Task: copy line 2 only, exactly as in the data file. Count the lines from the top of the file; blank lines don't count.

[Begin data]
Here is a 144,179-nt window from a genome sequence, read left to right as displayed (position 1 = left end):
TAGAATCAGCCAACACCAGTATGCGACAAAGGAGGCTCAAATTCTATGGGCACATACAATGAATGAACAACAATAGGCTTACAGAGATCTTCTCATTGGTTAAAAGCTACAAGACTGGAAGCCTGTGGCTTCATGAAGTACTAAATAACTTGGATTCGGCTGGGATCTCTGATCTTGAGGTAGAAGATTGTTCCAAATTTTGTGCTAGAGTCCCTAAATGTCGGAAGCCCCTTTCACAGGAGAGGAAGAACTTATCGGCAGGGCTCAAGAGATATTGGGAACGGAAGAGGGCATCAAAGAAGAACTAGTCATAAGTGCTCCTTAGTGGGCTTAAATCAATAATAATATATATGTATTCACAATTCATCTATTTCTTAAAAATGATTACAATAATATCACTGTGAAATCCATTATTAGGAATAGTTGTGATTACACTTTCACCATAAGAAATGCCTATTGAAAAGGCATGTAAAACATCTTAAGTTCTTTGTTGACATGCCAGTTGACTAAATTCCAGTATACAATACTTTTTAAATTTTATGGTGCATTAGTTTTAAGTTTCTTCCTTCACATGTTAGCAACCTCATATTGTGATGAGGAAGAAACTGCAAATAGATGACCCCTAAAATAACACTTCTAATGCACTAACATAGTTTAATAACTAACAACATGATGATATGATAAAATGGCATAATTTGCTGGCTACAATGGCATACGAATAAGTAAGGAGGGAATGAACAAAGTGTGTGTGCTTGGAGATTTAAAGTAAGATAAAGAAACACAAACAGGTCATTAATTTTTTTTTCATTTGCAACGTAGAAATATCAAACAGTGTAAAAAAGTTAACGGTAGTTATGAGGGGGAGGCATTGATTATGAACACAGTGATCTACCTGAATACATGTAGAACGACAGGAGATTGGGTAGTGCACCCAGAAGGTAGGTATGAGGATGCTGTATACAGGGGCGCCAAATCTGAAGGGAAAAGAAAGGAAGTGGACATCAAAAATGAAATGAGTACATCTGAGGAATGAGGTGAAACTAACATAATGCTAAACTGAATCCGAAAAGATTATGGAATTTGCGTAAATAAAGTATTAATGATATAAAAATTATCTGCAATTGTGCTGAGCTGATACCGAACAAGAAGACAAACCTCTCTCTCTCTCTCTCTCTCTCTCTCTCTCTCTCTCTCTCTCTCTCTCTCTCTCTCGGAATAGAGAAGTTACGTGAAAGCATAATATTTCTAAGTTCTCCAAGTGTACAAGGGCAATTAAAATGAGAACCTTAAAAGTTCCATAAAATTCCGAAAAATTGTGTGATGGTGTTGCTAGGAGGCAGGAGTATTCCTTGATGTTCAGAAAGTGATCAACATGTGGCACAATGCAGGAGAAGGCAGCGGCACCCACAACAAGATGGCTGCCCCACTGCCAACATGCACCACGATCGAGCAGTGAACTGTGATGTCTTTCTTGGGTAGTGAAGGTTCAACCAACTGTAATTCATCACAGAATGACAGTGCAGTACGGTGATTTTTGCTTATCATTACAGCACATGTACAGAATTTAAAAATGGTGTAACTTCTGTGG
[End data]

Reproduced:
TAGAATCAGCCAACACCAGTATGCGACAAAGGAGGCTCAAATTCTATGGGCACATACAATGAATGAACAACAATAGGCTTACAGAGATCTTCTCATTGGTTAAAAGCTACAAGACTGGAAGCCTGTGGCTTCATGAAGTACTAAATAACTTGGATTCGGCTGGGATCTCTGATCTTGAGGTAGAAGATTGTTCCAAATTTTGTGCTAGAGTCCCTAAATGTCGGAAGCCCCTTTCACAGGAGAGGAAGAACTTATCGGCAGGGCTCAAGAGATATTGGGAACGGAAGAGGGCATCAAAGAAGAACTAGTCATAAGTGCTCCTTAGTGGGCTTAAATCAATAATAATATATATGTATTCACAATTCATCTATTTCTTAAAAATGATTACAATAATATCACTGTGAAATCCATTATTAGGAATAGTTGTGATTACACTTTCACCATAAGAAATGCCTATTGAAAAGGCATGTAAAACATCTTAAGTTCTTTGTTGACATGCCAGTTGACTAAATTCCAGTATACAATACTTTTTAAATTTTATGGTGCATTAGTTTTAAGTTTCTTCCTTCACATGTTAGCAACCTCATATTGTGATGAGGAAGAAACTGCAAATAGATGACCCCTAAAATAACACTTCTAATGCACTAACATAGTTTAATAACTAACAACATGATGATATGATAAAATGGCATAATTTGCTGGCTACAATGGCATACGAATAAGTAAGGAGGGAATGAACAAAGTGTGTGTGCTTGGAGATTTAAAGTAAGATAAAGAAACACAAACAGGTCATTAATTTTTTTTTCATTTGCAACGTAGAAATATCAAACAGTGTAAAAAAGTTAACGGTAGTTATGAGGGGGAGGCATTGATTATGAACACAGTGATCTACCTGAATACATGTAGAACGACAGGAGATTGGGTAGTGCACCCAGAAGGTAGGTATGAGGATGCTGTATACAGGGGCGCCAAATCTGAAGGGAAAAGAAAGGAAGTGGACATCAAAAATGAAATGAGTACATCTGAGGAATGAGGTGAAACTAACATAATGCTAAACTGAATCCGAAAAGATTATGGAATTTGCGTAAATAAAGTATTAATGATATAAAAATTATCTGCAATTGTGCTGAGCTGATACCGAACAAGAAGACAAACCTCTCTCTCTCTCTCTCTCTCTCTCTCTCTCTCTCTCTCTCTCTCTCTCTCTCTCTCGGAATAGAGAAGTTACGTGAAAGCATAATATTTCTAAGTTCTCCAAGTGTACAAGGGCAATTAAAATGAGAACCTTAAAAGTTCCATAAAATTCCGAAAAATTGTGTGATGGTGTTGCTAGGAGGCAGGAGTATTCCTTGATGTTCAGAAAGTGATCAACATGTGGCACAATGCAGGAGAAGGCAGCGGCACCCACAACAAGATGGCTGCCCCACTGCCAACATGCACCACGATCGAGCAGTGAACTGTGATGTCTTTCTTGGGTAGTGAAGGTTCAACCAACTGTAATTCATCACAGAATGACAGTGCAGTACGGTGATTTTTGCTTATCATTACAGCACATGTACAGAATTTAAAAATGGTGTAACTTCTGTGG